Respiration in Plants & Animals

Our biosphere provides and consumes oxygen and hydrogen, two common gasses required for respiration.
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Earth is a biosphere, with complementary systems integrated to produce and sustain life. Plants and animals are the two primary systems in the biosphere's cycle of life, with plants "exhaling" oxygen through photosynthesis and animals inhaling oxygen through the lungs and exhaling carbon dioxide as a byproduct. Plants require carbon dioxide to live and flourish with their end-product again becoming oxygen. This balancing process of complementary systems is known as respiration and photosynthesis.


Plants exhale oxygen.
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Both plants and animals respire, as detailed on the University of Hamburg's website, but only plants continue the process of photosynthesis, which is the conversion of the sun's energy into usable energy for both plants and animals. Photosynthesis is the conversion of sunlight into a molecule of adenosine triphosphate (ATP). This ATP is a storage container of energy which can be accessed by life forms other than plants. According to Estrella Mountain Community College, this is the process activated in plants when converting energy from the sun into oxygen.

Plants take in sunlight, water and carbon dioxide molecules and release oxygen molecules.


Animals require oxygen.
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As stated on, "respiration can be broadly defined as the breakdown of organic compounds into simpler compounds accompanied by the release of energy in the form of ATP." This is the process we call, at the most basic level, "breathing." Plants and animals breathe, but animals, including humans, require plants to convert the energy of the sun into oxygen.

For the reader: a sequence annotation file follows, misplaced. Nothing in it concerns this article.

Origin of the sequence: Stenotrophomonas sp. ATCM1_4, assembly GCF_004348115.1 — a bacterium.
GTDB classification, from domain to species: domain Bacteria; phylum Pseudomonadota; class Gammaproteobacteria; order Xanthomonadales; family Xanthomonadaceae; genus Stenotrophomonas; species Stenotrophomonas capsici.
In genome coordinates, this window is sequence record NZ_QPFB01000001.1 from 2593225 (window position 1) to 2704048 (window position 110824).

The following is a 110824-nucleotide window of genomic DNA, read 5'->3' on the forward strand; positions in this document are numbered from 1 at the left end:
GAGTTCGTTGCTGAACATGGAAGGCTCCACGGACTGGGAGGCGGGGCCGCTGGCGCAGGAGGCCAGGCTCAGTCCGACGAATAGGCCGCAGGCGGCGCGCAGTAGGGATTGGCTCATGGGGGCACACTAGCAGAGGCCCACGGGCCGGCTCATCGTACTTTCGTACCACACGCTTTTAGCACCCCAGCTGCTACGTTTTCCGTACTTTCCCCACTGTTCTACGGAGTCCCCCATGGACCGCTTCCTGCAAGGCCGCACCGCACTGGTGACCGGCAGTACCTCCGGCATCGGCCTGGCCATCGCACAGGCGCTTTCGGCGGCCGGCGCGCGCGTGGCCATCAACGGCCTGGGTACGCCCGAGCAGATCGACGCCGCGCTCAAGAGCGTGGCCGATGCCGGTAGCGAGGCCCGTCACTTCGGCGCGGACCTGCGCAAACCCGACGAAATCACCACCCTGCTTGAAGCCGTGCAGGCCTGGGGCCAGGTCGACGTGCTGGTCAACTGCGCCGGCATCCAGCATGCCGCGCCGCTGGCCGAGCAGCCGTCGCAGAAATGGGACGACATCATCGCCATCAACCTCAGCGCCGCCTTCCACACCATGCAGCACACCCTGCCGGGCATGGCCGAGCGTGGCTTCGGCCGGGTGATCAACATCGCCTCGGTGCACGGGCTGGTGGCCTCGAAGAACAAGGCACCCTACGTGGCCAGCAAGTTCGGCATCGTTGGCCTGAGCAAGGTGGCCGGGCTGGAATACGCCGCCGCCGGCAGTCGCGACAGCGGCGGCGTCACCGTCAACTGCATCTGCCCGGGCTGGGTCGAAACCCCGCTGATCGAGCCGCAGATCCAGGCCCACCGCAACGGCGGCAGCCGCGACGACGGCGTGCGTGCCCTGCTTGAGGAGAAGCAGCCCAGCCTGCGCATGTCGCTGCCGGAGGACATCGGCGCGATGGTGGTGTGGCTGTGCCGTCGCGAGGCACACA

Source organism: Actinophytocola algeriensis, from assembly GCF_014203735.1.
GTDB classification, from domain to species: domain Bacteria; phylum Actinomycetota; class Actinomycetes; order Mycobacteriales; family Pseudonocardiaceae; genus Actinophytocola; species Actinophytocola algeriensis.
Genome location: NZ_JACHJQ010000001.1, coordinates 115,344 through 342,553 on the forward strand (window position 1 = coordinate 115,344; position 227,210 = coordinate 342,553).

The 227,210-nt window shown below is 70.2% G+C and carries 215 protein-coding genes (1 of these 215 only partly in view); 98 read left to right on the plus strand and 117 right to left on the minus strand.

Animal life receives oxygen molecules, and—after a process called internal respiration and cellular respiration takes place inside the animal or human body—exudes carbon dioxide molecules.

External Respiration

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External respiration is the process wherein animal life receives air from the environment and in a gaseous exchange returns the air to the environment in another form. This gaseous exchange takes place in all life forms, from insects to fish to human beings to plants, including algae and fungus.

Internal Respiration

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Internal respiration is the distribution process in the body of an animal wherein oxygen is carried via the lungs and bloodstream throughout the body and broken down and converted into cellular energy.

Cellular Respiration

Cells with mitochondria
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Cellular respiration is the conversion process that is initiated in the cytoplasm and finishes in the mitochondria, with the end product being carbon dioxide molecules. The cellular system is like a furnace burning energy, and the byproduct of that combustion is carbon dioxide. After being exuded into the atmosphere, that carbon dioxide becomes an element in the continuing process of photosynthesis.

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